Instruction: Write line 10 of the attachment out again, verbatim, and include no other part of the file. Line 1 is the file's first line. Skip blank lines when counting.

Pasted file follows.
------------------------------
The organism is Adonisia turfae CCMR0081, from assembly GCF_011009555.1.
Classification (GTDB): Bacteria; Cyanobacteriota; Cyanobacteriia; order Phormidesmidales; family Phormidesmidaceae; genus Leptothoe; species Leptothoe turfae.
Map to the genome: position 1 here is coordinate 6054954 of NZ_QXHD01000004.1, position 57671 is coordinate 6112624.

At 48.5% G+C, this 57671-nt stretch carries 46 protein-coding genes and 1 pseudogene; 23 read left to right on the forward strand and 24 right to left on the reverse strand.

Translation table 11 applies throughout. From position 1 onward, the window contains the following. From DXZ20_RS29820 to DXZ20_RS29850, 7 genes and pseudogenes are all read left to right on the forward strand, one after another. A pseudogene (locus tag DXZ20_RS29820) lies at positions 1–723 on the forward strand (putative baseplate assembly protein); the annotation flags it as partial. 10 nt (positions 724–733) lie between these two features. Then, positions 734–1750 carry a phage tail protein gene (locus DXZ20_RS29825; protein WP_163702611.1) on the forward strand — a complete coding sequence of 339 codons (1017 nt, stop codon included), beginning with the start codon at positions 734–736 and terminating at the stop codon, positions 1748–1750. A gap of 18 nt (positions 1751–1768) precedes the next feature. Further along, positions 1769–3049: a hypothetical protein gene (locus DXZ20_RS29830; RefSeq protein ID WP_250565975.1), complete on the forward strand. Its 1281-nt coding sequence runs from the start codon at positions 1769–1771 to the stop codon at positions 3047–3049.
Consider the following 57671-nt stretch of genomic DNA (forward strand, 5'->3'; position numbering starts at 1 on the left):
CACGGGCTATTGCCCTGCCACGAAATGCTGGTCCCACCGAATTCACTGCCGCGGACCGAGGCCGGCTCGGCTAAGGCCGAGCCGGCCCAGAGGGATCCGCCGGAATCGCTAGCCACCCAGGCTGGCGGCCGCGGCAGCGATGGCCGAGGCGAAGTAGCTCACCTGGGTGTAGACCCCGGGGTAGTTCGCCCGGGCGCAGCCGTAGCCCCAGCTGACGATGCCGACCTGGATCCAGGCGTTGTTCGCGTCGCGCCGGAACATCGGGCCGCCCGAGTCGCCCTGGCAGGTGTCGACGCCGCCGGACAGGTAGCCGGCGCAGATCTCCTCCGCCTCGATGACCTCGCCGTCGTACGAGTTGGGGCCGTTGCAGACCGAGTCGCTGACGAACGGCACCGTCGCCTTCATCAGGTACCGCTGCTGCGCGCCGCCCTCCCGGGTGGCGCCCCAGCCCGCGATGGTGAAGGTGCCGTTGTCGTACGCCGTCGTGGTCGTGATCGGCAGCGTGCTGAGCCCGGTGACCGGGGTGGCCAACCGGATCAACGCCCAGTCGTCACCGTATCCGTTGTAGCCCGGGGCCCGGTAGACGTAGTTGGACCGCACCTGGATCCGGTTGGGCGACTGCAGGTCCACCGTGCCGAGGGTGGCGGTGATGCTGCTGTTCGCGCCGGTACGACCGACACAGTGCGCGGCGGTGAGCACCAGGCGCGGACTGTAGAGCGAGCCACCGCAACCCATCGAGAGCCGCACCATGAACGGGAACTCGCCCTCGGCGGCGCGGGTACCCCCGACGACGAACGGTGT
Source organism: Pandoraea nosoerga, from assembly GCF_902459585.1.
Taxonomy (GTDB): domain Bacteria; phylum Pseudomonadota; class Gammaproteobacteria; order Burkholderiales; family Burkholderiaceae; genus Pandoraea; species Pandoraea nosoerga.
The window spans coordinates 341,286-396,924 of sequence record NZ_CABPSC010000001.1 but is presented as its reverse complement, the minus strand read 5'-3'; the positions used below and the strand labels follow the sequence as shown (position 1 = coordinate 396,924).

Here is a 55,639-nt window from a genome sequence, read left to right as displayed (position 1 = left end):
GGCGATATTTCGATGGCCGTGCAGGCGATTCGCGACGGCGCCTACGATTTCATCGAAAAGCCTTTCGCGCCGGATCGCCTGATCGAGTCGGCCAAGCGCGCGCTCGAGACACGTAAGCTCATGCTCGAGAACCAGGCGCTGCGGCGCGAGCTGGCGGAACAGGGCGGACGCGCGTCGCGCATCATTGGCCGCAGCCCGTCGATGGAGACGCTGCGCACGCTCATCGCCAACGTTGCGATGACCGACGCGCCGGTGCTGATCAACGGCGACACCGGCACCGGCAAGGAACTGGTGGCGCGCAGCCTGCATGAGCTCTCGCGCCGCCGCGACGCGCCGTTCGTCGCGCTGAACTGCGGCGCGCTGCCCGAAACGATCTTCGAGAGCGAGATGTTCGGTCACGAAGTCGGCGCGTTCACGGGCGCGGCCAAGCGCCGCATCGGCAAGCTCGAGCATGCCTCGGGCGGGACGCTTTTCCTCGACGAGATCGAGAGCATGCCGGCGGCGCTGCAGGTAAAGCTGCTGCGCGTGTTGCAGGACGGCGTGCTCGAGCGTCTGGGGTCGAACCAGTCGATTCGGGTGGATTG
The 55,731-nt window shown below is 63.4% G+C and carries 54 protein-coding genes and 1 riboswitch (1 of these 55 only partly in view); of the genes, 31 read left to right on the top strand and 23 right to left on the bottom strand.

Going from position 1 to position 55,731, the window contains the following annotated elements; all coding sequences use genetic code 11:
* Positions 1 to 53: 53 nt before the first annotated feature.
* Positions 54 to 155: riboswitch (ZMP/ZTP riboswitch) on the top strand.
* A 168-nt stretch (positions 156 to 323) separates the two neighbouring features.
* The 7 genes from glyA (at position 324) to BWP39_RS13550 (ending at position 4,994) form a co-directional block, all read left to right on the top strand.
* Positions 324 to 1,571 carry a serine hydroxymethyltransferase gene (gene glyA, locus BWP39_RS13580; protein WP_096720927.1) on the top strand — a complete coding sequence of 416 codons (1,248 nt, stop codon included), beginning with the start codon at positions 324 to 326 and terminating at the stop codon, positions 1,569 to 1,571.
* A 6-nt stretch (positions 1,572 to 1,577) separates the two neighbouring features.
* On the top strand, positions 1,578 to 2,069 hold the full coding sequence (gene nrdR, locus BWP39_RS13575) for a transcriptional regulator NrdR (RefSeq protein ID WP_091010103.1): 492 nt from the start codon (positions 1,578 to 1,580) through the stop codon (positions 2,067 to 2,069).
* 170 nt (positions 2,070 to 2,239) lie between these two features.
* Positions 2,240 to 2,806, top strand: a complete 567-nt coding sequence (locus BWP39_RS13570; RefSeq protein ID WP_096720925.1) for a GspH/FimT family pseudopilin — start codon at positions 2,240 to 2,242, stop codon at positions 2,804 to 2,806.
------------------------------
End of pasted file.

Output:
The window spans coordinates 341,286-396,924 of sequence record NZ_CABPSC010000001.1 but is presented as its reverse complement, the minus strand read 5'-3'; the positions used below and the strand labels follow the sequence as shown (position 1 = coordinate 396,924).